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Interview in Portuguese-American Review

original interview in Portuguese-American Review


Portuguese-American Review – Congratulations on publishing “Beyond Bullfights and Ice Hockey: Essays on Language, Identity and Writing Culture”. What is this book’s genre or category?
paulo da costa –
The book can be seen as a creative non-fiction collection of texts that stretches its traditional essay-like boundaries past the more journalistic or academic essay by its irreverence, humour and often its embrace of a poetic tone to deliver thought through the vein of beauty. I hope it will be seen as a garden of beautiful words with philosophical substance. A poet at heart can never abstain from wrapping his thoughts in beauty. An edible garden that is also pleasing to the eye and the spirit as all our farms and gardens should be.

PAR – Please describe what the book is about.
pc –
The essays, thoughts, inner conversations, arguments and rambles in this book have been written over the course of the past twenty-odd years and depict the evolution of my reflections on subjects of individual, linguistic and cultural identity, in particular when one is faced with relocation and in the context of the emigration/immigration experience. The last section of the book explores the role of literature and authors in our modern societies, the perennial challenges faced by those of us in the profession of letters amid an adverse, mercantilist and cut-throat neo-liberal environment.

PAR – What led you to write this book?
pc –
The necessity to find clarity and self-encouragement by naming the obstacles, revisiting my experiences, exploring possible solutions found along my personal path as a cultural worker. A calling I am devoted to even if not cherished and rewarded by most people or societies in this and many other times and places in History.

PAR – What was your biggest surprise during the writing of the book?
pc –
That the texts carried a strong connecting spine along two decades of pondering and meditations, that they could deliver a body of coherent thought and views to now become a book.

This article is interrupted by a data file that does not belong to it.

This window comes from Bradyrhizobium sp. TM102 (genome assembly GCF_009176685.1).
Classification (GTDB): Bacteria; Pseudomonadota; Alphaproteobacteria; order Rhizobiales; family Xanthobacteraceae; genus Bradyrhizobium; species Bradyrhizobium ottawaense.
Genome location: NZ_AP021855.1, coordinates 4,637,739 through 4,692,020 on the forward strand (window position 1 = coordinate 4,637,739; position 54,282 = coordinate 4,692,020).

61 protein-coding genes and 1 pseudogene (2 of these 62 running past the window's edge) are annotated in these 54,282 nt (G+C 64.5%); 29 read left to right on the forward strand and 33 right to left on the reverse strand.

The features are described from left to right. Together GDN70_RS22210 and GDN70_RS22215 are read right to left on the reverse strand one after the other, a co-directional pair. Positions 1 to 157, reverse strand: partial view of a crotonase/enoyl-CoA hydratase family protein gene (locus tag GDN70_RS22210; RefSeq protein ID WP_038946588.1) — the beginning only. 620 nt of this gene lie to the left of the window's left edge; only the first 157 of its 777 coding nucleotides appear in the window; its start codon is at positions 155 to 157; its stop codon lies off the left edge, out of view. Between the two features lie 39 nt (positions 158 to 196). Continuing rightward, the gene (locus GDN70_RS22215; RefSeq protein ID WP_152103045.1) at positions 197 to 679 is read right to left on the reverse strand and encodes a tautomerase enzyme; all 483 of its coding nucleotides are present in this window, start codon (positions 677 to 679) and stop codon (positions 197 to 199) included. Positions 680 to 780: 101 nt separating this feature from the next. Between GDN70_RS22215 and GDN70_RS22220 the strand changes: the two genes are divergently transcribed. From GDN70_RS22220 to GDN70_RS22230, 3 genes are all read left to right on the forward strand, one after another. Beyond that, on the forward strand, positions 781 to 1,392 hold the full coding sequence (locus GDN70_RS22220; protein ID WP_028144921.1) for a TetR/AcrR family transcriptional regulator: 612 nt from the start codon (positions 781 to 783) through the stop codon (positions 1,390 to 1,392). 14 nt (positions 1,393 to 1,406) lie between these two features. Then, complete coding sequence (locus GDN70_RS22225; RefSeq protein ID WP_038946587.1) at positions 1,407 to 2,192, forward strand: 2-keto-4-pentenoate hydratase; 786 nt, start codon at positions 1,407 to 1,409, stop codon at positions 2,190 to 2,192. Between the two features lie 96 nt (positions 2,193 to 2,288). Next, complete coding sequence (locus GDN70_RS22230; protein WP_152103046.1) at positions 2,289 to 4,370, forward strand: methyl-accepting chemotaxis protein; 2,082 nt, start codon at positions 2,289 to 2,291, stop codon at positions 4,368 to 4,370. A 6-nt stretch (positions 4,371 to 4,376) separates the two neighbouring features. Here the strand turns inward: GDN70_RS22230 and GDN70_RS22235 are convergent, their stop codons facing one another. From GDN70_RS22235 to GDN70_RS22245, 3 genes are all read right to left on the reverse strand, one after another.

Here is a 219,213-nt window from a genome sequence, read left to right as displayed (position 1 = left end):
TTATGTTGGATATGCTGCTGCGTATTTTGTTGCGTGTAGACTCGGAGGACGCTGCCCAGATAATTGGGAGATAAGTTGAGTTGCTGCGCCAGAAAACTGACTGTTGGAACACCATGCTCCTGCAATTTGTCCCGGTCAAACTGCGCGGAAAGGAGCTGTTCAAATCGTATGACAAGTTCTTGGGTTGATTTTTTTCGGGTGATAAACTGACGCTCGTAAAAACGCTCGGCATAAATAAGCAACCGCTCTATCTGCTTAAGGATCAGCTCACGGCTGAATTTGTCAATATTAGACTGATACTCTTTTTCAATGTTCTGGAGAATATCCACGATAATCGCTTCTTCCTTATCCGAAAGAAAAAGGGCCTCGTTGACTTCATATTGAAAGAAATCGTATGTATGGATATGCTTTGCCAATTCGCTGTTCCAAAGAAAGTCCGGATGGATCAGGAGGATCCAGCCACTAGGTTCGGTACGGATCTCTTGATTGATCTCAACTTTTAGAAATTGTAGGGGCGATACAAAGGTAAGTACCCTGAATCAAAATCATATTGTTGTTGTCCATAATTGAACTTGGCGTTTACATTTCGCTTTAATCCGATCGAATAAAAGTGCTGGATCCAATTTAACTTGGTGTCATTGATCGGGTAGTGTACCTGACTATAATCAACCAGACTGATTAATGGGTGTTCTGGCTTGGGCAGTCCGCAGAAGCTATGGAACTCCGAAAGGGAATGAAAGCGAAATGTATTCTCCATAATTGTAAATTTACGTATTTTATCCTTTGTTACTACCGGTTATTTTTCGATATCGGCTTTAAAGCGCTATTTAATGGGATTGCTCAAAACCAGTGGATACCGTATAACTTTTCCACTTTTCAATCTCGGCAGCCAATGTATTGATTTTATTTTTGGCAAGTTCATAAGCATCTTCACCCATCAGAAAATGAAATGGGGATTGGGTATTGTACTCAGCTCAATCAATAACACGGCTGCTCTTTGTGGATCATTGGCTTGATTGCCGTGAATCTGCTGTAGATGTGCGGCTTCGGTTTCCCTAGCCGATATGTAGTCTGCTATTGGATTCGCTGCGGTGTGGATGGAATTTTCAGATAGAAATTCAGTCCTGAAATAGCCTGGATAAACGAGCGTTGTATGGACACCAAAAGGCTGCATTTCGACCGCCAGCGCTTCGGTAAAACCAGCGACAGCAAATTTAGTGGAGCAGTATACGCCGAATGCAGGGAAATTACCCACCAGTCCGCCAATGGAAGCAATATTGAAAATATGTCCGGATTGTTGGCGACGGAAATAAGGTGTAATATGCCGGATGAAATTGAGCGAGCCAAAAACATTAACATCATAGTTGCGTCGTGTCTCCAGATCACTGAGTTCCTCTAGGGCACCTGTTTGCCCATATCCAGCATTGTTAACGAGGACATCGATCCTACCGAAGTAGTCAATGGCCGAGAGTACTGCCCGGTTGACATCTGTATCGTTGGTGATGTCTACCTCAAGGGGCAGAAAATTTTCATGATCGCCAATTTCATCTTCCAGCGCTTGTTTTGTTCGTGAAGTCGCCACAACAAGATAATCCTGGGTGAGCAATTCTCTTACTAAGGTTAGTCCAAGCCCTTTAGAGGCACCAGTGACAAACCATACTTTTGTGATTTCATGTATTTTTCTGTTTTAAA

PAR – What would you have done differently if you could do it again?
pc –
Wire the book to my brain and allow the reader an updating of those views, arguments and meditations in my constantly evolving mind. This has traditionally been the advantage of the oral tradition over the static book, when it can only offer a frozen slice of a person’s state of mind at the time and place of a thought’s conception. It could only offer a one-sided conversation to the reader. In the past the book conversation could only grow outward, as a departure point from the original text finding its continued life in tertúlias or conversation, letters exchanged, disagreements and arguments erupting from its reading. Perhaps now the new electronic production of books will allow a speedier inclusion and update to this ever continuous flow of the writer’s mind … as well as more inclusive conversation with the reader.

PAR – Best piece(s) of advice for Portuguese-Americans and Portuguese-Canadians who want to write?
pc –
Even though the latest generation of Portuguese-Americans and Portuguese-Canadians have culturally inherited a challenging landscape, that in general, did not value our voices, views and experiences due to the socio-economic context of our North-American emigration, the time is now ripe to set free those once tentative whispers that survived behind closets and altars, wine cellars and sports chatter. Although the time between the landing of our bodies and the finding of our voices on these shores shows a significant lag, we have now finally arrived and our experiences, dreams and reflections do matter.

PAR – Tells us something personal about you that people may be surprised to know?
pc –
I nearly failed high-school English as a teenager in Portugal. It reveals again that one’s biggest challenges might turn into our greatest gifts, as long as we are willing to find the strength and perseverance to overcome and transform them. I wished my then English teacher could stumble upon my books now. We might find a mischievous smile on her face.

PAR – Do you have a website?
pc –
You can find me at or

PAR – Now your book is out, what’s your next project?
pc –